National Library Legislative Day 2016

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Librarians striving to make a difference will descend upon Capitol Hill May 2 and 3 for National Library Legislative Day (NLLD).  They will receive training from an advocacy consultant at the American Library Association’s (ALA) Washington office on May 1, before the action begins in earnest on May 2 with Briefing Day. Briefing Day offers a whirlwind of sessions touching on the hot Congressional issues affecting libraries. Congressional staff, legal experts, lobbyists, ALA staff and others will participate.  The events culminate on May 3 with visits to Capitol Hill for meetings with legislators.

On libraries, Las Vegas and Elvis

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Who knew that Elvis was a convincing 3-D printer pitchman?

In late June, I attended the American Library Association meeting in Las Vegas along with 18,000 other library lovers – librarians, trustees, and library friends from public, private and academic libraries.

I went as a library trustee through a travel grant awarded by United for Libraries, a sub-group of library trustees, foundations, and “Friends.” I met library directors, staff, trustees, friends, and exhibitors of a wide array of goods and services and saw Elvis in action.

With New Learning Labs, Teen Programming at Local Libraries Goes Digital

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There’s some good news for libraries—and library patrons. The bleeding appears to have stopped. Library budgets—although not growing—are at least not shrinking any more, after years of tough going.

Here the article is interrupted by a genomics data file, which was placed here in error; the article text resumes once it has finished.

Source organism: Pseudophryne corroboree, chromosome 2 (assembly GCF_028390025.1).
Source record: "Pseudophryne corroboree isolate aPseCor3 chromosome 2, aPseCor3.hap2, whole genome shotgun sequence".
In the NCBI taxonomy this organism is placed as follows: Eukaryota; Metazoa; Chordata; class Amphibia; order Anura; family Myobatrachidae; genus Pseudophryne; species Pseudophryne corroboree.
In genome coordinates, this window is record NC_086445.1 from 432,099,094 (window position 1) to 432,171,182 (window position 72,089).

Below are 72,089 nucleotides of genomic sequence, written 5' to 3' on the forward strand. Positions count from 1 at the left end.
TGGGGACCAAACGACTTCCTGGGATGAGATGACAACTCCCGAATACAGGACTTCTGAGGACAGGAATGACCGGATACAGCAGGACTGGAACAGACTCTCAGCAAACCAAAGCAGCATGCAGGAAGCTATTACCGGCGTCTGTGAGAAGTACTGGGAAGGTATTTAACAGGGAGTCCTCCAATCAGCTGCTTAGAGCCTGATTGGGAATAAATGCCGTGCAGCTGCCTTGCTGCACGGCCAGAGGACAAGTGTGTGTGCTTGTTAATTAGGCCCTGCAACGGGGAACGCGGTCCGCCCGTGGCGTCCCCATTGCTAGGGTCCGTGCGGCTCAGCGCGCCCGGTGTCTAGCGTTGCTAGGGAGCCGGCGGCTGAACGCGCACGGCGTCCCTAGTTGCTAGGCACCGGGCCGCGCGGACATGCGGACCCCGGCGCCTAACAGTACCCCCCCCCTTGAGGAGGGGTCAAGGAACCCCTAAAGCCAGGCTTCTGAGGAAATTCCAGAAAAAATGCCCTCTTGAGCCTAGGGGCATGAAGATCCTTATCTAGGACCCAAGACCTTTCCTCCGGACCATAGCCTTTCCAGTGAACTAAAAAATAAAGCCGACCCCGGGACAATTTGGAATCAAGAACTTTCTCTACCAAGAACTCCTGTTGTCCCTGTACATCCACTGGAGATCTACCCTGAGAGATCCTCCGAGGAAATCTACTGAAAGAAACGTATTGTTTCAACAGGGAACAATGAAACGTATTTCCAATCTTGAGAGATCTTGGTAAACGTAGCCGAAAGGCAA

The recession slashed the budgets of most public libraries in the nation, leaving them struggling to maintain services, including the higher-cost digital services that community residents have come to rely on. E-books, internet connections, and 3D printers are the “World Book” set of years ago—the expensive, scarce resource that libraries provide when families cannot.

How Libraries Can Survive In The Digital Age

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Books as we know them are clearly in a state of flux. One in five Americans now read on e-readers or tablet computers, and most things that can be found in a book are little more than a click or touch away online. That trend has been the catalyst behind chain and independent bookstores closing at record pace. To avoid a similar fate, libraries across the country are trying to reinvent themselves and prove the digital revolution doesn’t mean the end of a book-lovers’ era.

Provost promises to prevent library deficit

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After students and faculty expressed concern over UND’s Chester Fritz Library potentially losing resources, university Provost Thomas DiLorenzo has clarified several points of misunderstanding and promised there will be no reduction in the library’s resources.

“Whatever the deficit is, I’ll find the money,” DiLorenzo promised in a meeting addressing the library’s struggle for funding. “I always planned to find the money.”

In the last couple months, students and faculty have become increasingly worried about losing library resources.

National Library Legislative Day: 40 years of library advocacy

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National Library Legislative Day is a two-day advocacy event where hundreds of library supporters, leaders and patrons gather in Washington, D.C. to meet with their members of Congress to champion national library funding. National Library Legislative Day also includes a virtual advocacy component for library supporters who cannot attend the Washington meetings—advocates have the option to work remotely to connect with legislators via phone calls, text messages, emails and social media platforms.